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Autoworkers across the Midwest are demanding an all-out strike by all 146,000 GM, Ford and Stellantis workers and an end to the phony “stand up” strike strategy by the UAW bureaucracy.
As contracts expired for autoworkers throughout the country last Friday, UAW President Shawn Fain called out less than 12,000 workers at two-and-a-half factories, ordering the remaining 90 percent of the workforce to remain on the job and continue making vehicles and profits for the Big Three automakers.
Underscoring the ineffectiveness of this “strategy,” Stephen Brown, the senior director at Fitch Ratings, told investors, “We expect the initial financial impact of this first round of strikes to be limited, since the UAW is only striking one plant each at Ford, GM and Stellantis.”
“I may be old school, but we should all be out right now”
Outside the factories and on the picket lines in Michigan, workers who spoke to WSWS reporters expressed their frustration with the situation and declared that all workers should be out on strike, especially after they voted by 97 percent to walk out when the contracts expired.
“We should have all walked out at 11:59 on September 14 to show them we mean business,” a veteran Stellantis worker at the Warren Truck Assembly Plant in suburban Detroit told the WSWS. “I’ve been screwed over since the concessionary contracts and they don’t want to make it up. I don’t get Shawn Fain saying, ‘we mean business,’ but it doesn’t seem like we mean business.”
“This doesn’t look like a strike,” another Warren Truck worker said on her way into the factory Wednesday morning. “How can we be fully effective if we’re not all striking at once?”
“The union’s strategy is not sitting well with me,” another worker walking into the plant said. “We should be striking across the board.”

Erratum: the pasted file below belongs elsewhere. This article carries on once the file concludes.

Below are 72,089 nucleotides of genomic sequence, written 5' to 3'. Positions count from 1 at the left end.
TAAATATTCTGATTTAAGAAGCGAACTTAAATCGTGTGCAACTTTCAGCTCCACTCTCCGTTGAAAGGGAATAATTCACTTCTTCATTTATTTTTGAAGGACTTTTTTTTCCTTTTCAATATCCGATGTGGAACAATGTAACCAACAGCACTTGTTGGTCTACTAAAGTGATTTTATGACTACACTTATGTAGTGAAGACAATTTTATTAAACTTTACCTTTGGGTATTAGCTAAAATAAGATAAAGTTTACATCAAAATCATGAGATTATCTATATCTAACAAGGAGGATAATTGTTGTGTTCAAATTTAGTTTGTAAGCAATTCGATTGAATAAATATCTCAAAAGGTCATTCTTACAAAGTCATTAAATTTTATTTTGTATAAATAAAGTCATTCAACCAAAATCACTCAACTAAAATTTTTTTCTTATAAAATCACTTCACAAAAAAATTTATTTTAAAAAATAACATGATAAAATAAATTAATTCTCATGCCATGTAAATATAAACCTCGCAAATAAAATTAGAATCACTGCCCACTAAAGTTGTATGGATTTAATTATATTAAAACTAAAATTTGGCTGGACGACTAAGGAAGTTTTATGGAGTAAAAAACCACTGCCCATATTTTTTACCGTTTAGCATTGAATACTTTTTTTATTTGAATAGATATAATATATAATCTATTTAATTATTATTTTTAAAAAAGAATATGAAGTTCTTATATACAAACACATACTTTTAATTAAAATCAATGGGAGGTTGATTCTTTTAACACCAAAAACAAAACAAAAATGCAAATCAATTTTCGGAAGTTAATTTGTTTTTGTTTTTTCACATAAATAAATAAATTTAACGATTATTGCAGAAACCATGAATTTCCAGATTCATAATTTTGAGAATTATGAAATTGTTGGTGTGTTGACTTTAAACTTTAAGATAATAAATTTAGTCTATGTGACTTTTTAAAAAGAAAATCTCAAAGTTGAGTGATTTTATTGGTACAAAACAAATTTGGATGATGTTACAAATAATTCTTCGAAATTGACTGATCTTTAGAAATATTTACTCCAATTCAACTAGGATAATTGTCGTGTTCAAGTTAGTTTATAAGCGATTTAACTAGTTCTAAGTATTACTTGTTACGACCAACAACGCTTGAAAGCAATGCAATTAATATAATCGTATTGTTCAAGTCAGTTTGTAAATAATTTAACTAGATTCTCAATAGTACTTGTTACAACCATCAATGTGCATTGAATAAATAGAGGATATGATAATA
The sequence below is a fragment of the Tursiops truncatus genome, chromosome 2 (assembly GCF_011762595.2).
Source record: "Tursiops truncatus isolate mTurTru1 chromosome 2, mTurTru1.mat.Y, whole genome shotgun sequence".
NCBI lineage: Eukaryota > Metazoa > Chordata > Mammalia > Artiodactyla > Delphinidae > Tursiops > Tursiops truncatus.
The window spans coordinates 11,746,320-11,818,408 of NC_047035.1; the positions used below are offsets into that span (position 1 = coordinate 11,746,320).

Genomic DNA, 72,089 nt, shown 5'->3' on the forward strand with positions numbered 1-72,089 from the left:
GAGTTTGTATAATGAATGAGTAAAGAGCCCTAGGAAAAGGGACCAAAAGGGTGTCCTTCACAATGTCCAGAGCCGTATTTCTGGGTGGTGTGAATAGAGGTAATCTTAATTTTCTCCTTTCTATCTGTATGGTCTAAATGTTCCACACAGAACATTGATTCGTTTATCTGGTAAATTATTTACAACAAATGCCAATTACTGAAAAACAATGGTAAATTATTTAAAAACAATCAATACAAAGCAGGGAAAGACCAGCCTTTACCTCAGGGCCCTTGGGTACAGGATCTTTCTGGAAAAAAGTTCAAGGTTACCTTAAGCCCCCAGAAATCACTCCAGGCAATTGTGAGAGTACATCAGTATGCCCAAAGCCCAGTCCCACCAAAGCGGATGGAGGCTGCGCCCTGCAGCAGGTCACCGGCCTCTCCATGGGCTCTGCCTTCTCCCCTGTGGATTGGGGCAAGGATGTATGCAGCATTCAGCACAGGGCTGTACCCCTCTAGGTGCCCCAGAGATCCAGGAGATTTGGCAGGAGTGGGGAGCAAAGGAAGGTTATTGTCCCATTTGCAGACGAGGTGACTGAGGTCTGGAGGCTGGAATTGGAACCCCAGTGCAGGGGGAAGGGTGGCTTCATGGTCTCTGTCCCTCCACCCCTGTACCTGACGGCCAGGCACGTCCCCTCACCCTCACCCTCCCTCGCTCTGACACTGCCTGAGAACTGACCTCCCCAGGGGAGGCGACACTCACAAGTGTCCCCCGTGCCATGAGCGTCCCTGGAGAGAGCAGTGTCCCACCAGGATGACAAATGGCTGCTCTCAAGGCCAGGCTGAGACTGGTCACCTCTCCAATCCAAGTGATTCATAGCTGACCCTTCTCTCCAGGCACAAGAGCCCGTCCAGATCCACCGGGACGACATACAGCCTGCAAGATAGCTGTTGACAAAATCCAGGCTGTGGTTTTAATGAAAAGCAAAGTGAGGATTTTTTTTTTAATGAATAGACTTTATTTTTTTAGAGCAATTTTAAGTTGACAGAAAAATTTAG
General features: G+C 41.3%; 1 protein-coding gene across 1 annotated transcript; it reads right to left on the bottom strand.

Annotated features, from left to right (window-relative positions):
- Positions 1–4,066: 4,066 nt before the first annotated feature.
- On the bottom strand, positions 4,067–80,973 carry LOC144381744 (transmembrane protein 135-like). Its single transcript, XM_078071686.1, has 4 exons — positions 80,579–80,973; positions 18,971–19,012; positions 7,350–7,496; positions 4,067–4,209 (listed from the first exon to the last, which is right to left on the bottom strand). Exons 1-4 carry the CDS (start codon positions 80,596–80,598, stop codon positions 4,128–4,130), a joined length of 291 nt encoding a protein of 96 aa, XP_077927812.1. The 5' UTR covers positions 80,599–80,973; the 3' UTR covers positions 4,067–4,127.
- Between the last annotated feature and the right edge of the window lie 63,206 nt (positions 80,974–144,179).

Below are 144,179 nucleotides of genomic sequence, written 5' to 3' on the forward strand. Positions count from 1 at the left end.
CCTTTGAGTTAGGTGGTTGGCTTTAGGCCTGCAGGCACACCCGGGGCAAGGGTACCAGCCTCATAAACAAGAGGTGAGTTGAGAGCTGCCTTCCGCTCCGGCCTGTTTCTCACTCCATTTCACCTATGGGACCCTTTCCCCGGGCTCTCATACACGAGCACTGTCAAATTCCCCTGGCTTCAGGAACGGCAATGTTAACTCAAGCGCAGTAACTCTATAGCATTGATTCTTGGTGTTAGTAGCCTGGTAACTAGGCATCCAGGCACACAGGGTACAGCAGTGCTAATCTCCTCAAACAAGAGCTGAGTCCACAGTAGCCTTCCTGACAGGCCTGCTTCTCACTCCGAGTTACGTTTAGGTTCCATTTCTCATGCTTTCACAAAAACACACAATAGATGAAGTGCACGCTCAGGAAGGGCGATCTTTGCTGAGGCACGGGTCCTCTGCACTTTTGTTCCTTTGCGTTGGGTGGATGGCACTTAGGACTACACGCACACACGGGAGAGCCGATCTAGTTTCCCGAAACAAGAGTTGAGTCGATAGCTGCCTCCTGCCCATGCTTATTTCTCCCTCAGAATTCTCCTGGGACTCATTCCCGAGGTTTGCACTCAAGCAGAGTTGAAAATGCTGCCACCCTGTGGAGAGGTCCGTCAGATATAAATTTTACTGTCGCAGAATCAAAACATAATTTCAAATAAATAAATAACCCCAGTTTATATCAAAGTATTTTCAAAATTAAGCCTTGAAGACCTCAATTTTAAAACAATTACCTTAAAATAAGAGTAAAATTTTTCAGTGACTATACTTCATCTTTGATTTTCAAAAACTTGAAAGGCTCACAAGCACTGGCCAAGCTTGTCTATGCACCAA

“I may be old school,” another Warren Truck worker said, “but we should all be out right now.”
Another worker said, “It seems to me Fain and the UAW leaders are just playing games, and it’s the same old corrupt UAW running things. I’ve seen a pattern here, the ones who say they have a solution to the problem are usually the ones who caused the problem,” he said, noting that Fain had long been in the upper echelons of the UAW bureaucracy before becoming president.
“I’m losing all faith in Shawn Fain. His actions don’t match up to his words.” Referring to the UAW’s regular discussions with Biden administration officials, he said, “The only reason Biden doesn’t want a strike is to protect Wall Street.”
At the GM Flint Assembly Plant, a young temporary part-time worker said, “All the plants should go out on strike. This is my first strike, so I don’t know how it goes, but this partial thing, I don’t know how it’s going to go. Especially with us working under an expired contract right now. I wouldn’t be surprised if they start taking people’s jobs for crazy, little things.”
“We don’t get paid enough. Especially when inflation is so bad. I’ve been here almost two years and it takes three to get to full-time. I got $1,000 in bills every month, and some weeks I’m only working one day out of the week and get a $100 check. It’s $400 max for a week.”